The Rise of Cities

The earliest cities were developed around great river systems consisting of the Nile of the Egyptians, Tigris and Euphrates river systems which the fertile crescent let the rise of Mesopotamian civilizations and Indus valley around the upper west region of today’s India.

Cities of Mesopotamia and its architecture were highly under the influence of their belief systems which they thought to be the only reason of their well-being and persistence of the city. It is clearly understandable from the configuration of the city plans in which the temples and sacred places are located in the heart of cities. Clay tablets played a significant role for the establishment of cities since they served as first architectural city plans which include streets, canals, temples and so on. Their city plans remind of the cells made of orthogonal lines and grids which are perfectly conceived.
There exist different attempts of temples but all working with the same idea which forces them to be rising stepped structures to be symbolize the way through the god. In both oval temple at Khafaje and Ziggurats sacredness of the place scales up through upper steps. Mesopotamian people used mud bricks rather than mud and eventually produced long lasting structures compared to those made of mud. There is an awkward situation in the construction of city of Ur, which may be considered as the first step through high-rises. The rising street levels because of dump like usage of roads, obligated the people of Ur to add a storey on top of the existing one (by filling the old one). Houses of Mesopotamia were shaped through a center courtyard which highly cut the relation of private life to the outside. Orthogonality of the city plan was also visible in the plans of public houses, too.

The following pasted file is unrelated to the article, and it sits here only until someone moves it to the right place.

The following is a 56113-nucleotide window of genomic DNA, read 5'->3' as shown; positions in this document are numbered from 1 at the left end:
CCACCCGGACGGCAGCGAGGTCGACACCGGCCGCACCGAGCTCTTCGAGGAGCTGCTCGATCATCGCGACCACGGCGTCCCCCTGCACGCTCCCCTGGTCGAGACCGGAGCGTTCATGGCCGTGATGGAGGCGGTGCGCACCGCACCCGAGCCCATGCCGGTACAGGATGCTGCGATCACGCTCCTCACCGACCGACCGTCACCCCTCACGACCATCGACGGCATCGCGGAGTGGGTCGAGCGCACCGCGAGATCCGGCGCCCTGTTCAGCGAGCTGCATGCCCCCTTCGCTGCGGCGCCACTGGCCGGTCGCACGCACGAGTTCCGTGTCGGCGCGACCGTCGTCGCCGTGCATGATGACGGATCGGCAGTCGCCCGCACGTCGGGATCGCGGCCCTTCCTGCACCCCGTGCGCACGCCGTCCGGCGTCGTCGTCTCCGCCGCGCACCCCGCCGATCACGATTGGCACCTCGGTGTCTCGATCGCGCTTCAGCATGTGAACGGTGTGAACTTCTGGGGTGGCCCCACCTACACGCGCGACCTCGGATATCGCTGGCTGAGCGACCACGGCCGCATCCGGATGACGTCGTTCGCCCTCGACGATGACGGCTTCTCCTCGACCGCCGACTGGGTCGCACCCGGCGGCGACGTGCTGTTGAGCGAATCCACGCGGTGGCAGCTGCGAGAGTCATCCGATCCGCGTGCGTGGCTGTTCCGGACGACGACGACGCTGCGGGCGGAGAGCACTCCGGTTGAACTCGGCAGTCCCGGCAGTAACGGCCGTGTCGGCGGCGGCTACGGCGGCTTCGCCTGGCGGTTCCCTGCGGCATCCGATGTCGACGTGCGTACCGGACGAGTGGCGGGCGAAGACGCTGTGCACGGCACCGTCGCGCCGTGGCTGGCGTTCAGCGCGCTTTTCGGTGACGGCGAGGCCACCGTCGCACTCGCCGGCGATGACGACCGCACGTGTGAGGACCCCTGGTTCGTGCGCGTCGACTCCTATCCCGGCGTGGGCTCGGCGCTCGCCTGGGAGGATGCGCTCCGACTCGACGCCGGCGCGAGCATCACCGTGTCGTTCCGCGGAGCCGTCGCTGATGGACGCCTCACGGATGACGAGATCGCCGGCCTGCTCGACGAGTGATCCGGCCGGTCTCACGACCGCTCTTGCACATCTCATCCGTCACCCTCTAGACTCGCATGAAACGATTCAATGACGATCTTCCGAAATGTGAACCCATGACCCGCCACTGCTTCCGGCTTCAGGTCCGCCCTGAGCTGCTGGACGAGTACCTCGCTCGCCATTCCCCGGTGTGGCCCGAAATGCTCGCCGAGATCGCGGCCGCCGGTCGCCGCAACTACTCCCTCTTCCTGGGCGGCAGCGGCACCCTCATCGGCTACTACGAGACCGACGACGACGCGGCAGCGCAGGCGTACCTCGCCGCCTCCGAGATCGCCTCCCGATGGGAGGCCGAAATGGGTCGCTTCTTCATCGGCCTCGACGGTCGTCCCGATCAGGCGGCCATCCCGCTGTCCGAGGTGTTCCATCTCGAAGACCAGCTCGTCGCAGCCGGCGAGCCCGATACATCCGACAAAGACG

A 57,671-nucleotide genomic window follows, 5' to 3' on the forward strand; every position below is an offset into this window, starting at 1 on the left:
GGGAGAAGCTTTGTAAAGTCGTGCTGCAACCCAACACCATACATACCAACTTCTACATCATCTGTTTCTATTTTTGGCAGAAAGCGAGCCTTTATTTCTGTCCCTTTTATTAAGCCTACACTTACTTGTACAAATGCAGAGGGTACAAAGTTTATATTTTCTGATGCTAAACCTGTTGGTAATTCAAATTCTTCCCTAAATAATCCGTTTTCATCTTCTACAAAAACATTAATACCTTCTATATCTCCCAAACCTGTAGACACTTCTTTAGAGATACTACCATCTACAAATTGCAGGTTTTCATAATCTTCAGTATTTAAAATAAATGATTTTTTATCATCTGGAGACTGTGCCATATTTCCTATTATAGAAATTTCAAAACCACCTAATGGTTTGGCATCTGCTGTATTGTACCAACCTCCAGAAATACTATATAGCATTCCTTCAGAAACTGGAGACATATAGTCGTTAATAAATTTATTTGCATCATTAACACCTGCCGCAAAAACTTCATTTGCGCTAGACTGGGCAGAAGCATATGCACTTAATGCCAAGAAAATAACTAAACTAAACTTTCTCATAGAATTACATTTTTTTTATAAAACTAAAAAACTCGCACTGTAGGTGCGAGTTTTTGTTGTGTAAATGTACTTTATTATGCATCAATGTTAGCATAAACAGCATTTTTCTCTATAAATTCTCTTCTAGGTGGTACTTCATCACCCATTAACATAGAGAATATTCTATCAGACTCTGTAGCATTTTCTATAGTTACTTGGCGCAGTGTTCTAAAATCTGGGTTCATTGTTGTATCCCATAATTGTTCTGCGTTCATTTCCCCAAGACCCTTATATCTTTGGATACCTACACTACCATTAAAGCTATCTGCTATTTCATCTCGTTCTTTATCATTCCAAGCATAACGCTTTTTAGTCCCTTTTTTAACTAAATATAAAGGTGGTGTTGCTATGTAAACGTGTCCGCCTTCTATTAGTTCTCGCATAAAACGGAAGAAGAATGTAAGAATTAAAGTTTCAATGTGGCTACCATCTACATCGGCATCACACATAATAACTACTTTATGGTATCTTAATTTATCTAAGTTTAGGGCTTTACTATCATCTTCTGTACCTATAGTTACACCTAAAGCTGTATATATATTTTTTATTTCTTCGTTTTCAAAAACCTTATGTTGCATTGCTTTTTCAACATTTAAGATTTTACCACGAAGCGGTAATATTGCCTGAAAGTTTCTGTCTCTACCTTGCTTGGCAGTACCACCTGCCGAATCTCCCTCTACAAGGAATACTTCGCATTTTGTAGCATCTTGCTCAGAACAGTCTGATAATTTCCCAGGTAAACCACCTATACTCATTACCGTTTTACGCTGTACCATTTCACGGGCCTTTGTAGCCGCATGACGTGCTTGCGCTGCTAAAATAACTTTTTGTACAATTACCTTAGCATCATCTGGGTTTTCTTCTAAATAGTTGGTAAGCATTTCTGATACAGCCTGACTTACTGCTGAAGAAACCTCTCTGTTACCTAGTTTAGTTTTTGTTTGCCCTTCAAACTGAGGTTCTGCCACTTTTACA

Similary in Old Kingdom Eygpt the city plan was also made of orthogonal lines, too and the affect of religious belief was shaped the architecture of the whole city besides the river Nile. However since the local houses were mostly constitude of perishable materials, it becomes harder to evaluate them unlikely the great solid tombs called the pyramids. It is doubtless to say that the belief was certainly the most influential factor on the architecture of early civilisations that it pushed Egyptians to built great monumental volumes of the world not for their daily usage, but for the sake and welfare of their future gods who were pharaohs before. The improvement of the pyramids from mastaba through the Great Pyramid is easily observable. First pyramid of pharaoh Djoser’s stepped pyramid reminds me of the ziggurats of Assur people. In time the aim shifted from steeped ones to the perfectly flattened surfaces of the pyramids that we know today. The pyramids has no features related to human body and experience, no stairs, no gates or doors nothing for something alive however they maintan their importance as the greatest solid volumes of the world and their significancy of geometries and architectural abilities of those eras.

Suprisingly architecture improved in the Indus valley seems to be the only one which has not been under the influence of religious and expectedly there has been erected no structures like tombs or temples.This kind of a condition enabled the people of Indus to work more on the functional features of the buildings rather than the meaning. Dislike the Nile, irregular tides on the surrounding river forced them to erect high city walls besides improved canal systems. Additionally the ortogonal city plan of the Indus valley makes us to question whether there was a trade between the cities of mesopotamia or not.

 

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